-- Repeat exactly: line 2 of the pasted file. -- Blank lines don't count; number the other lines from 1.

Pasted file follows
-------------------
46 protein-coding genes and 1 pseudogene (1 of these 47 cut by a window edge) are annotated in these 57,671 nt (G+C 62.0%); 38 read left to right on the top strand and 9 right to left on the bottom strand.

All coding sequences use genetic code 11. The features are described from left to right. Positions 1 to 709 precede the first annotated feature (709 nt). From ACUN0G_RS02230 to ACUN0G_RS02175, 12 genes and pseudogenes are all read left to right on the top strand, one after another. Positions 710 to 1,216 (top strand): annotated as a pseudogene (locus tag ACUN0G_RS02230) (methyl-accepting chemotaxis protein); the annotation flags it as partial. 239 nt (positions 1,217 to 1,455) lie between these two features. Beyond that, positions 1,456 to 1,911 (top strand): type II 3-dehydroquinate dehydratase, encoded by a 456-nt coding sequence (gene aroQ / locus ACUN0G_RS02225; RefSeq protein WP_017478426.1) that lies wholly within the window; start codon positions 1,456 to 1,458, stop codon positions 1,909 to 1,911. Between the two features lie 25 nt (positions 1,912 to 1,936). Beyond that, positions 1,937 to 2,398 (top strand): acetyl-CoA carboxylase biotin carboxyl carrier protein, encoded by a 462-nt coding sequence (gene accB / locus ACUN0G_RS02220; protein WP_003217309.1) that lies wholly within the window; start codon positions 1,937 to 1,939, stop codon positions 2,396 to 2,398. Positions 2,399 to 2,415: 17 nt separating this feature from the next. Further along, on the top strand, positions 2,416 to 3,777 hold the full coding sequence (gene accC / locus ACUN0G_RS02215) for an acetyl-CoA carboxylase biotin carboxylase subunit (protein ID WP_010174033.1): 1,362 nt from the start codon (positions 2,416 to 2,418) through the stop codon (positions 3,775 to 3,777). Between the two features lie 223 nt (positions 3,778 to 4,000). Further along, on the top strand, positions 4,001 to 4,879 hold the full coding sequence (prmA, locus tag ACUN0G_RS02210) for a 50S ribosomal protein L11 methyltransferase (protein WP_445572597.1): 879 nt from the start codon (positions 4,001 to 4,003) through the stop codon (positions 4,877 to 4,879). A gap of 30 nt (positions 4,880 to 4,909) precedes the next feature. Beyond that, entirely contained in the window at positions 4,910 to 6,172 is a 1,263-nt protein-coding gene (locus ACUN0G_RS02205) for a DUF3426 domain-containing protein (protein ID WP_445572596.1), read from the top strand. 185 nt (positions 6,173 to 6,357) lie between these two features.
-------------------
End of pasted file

All coding sequences use genetic code 11. The features are described from left to right. Positions 1 to 709 precede the first annotated feature (709 nt). From ACUN0G_RS02230 to ACUN0G_RS02175, 12 genes and pseudogenes are all read left to right on the top strand, one after another. Positions 710 to 1,216 (top strand): annotated as a pseudogene (locus tag ACUN0G_RS02230) (methyl-accepting chemotaxis protein); the annotation flags it as partial. 239 nt (positions 1,217 to 1,455) lie between these two features. Beyond that, positions 1,456 to 1,911 (top strand): type II 3-dehydroquinate dehydratase, encoded by a 456-nt coding sequence (gene aroQ / locus ACUN0G_RS02225; RefSeq protein WP_017478426.1) that lies wholly within the window; start codon positions 1,456 to 1,458, stop codon positions 1,909 to 1,911. Between the two features lie 25 nt (positions 1,912 to 1,936). Beyond that, positions 1,937 to 2,398 (top strand): acetyl-CoA carboxylase biotin carboxyl carrier protein, encoded by a 462-nt coding sequence (gene accB / locus ACUN0G_RS02220; protein WP_003217309.1) that lies wholly within the window; start codon positions 1,937 to 1,939, stop codon positions 2,396 to 2,398. Positions 2,399 to 2,415: 17 nt separating this feature from the next. Further along, on the top strand, positions 2,416 to 3,777 hold the full coding sequence (gene accC / locus ACUN0G_RS02215) for an acetyl-CoA carboxylase biotin carboxylase subunit (protein ID WP_010174033.1): 1,362 nt from the start codon (positions 2,416 to 2,418) through the stop codon (positions 3,775 to 3,777). Between the two features lie 223 nt (positions 3,778 to 4,000). Further along, on the top strand, positions 4,001 to 4,879 hold the full coding sequence (prmA, locus tag ACUN0G_RS02210) for a 50S ribosomal protein L11 methyltransferase (protein WP_445572597.1): 879 nt from the start codon (positions 4,001 to 4,003) through the stop codon (positions 4,877 to 4,879). A gap of 30 nt (positions 4,880 to 4,909) precedes the next feature. Beyond that, entirely contained in the window at positions 4,910 to 6,172 is a 1,263-nt protein-coding gene (locus ACUN0G_RS02205) for a DUF3426 domain-containing protein (protein ID WP_445572596.1), read from the top strand. 185 nt (positions 6,173 to 6,357) lie between these two features.